Published March 1, 2001
Enemy at the Gates, directed by Jean-Jacques Annaud, aspires to the Saving Private Ryan level of spectacle, but offers a bit more in the way of dramatic coherence. What a curious way it has, however, of representing for us the vast slaughterhouse of the Battle of Stalingrad—that is, as a solo duel between a Russian and a German sniper. Even where the film is successful, that is, it falsifies the essential nature of the historical experience as a clash of mighty armies. Probably this will not matter to most viewers. The battle of wits between the Russian shepherd, Vassily Zaitsev (Jude Law), and the German aristocrat, Major König (Ed Harris) could just as well have taken place in the First World War, or any war, so far as most of the audience is concerned. But I can’t help wondering why, with such thrilling historical material to work with, Annaud decided to take the story out of history to the extent that he does.
It’s true that there are enough of the historical particulars left in to suggest some of the salient realities of the battle. The desperation of the Russian troops and the casual cruelty of their officers is fits with what we know of it, and Annaud gives us something of the flavor of this gruesome chapter in history when he shows us fresh troops are being brought up to the front locked into their railroad box-cars. Or when rifles are issued only to every other man with the instructions: “When the one with the rifle gets killed, the one who is following him picks up the rifle and shoots.” We see these green troops trying to escape from shell fire on the boats ferrying them across the Volga or attempting to retreat in the face of withering fire, and being shot by their own officers.
The political dimension of the battle is also suggested with the arrival at Stalingrad of Nikita Khruschev (Bob Hoskins), later the Soviet premier, whose first act at the front is to confront a Soviet general with his own failure to throw back the German invaders. The general naturally mentions the disparity between the well-armed and equipped Germans and his own inadequate forces. After ticking off all the advantages that “they had,” he asks simply: “What did I have?”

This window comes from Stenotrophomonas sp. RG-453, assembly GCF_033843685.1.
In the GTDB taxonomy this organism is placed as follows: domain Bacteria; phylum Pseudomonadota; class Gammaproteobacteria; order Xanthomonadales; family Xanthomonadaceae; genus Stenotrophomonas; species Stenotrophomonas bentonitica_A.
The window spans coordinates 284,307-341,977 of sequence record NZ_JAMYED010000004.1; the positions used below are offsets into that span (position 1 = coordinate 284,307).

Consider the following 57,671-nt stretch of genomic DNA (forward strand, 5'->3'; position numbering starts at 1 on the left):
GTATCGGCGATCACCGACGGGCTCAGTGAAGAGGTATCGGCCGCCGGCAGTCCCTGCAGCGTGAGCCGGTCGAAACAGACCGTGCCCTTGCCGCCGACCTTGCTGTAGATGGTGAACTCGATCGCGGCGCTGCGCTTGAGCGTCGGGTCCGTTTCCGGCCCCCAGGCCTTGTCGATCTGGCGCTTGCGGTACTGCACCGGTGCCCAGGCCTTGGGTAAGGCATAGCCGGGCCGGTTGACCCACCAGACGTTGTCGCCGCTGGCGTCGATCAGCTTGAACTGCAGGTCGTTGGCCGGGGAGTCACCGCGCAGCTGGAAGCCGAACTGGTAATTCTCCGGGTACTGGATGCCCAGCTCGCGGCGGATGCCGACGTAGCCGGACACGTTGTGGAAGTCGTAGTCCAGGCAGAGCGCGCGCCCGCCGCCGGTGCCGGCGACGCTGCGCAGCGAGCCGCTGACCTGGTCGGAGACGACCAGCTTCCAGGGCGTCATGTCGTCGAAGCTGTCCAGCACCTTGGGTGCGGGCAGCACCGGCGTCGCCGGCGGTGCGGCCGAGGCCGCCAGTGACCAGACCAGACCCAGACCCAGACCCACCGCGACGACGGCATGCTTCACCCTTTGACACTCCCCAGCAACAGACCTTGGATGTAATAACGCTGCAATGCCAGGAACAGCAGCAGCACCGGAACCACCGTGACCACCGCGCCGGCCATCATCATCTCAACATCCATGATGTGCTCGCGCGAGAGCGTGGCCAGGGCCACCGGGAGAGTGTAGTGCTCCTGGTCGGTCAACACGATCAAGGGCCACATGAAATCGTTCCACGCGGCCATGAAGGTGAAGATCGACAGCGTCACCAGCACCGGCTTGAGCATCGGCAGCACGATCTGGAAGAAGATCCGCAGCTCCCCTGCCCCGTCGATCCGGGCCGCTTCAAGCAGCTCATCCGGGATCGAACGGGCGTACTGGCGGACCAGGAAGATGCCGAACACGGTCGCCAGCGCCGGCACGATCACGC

“A sacred duty,” shoots back Khruschev, adding: “I have to report to the boss;” as he always calls Stalin. “Perhaps you’d like to avoid the red tape?”—and he hands him a pistol. As he calls all the lesser commissars together and asks for suggestions about how to motivate the troops, a shot rings out. The irony is not lost on those present, and one commissar suggests that they “shoot the other generals who retreat and their chiefs of staff and deport their families. “We’ve done all that,” says Khruschev in a matter of fact tone. What else can they do? It is at this point that the fictional Danilov (Joseph Fiennes) pipes up to mention the need for heroes and that, by the way, he knows of one, the successful sniper Vassily.
So far, all this is reasonably close to the historical truth, though there was no historical Danilov, but what follows, involving a three-cornered romance between Vassily, Danilov and a fetching Russian lass called Tanya (Rachel Weisz) is pure invention, as is the affecting tale of an adorable little Russian boy called Sasha (Gabriel Marshall-Thomson) who is improbably employed as a double agent and wins the trust of Major König. Somehow, against such a background, the human story has the effect not of deepening our understanding of the historical event but of trivializing it and mixing it with too-familiar material that, for all the portentous voiceover narration thrown into the balance on the other side, can only obscure the unique historical importance of what happened on the Volga in 1942-43.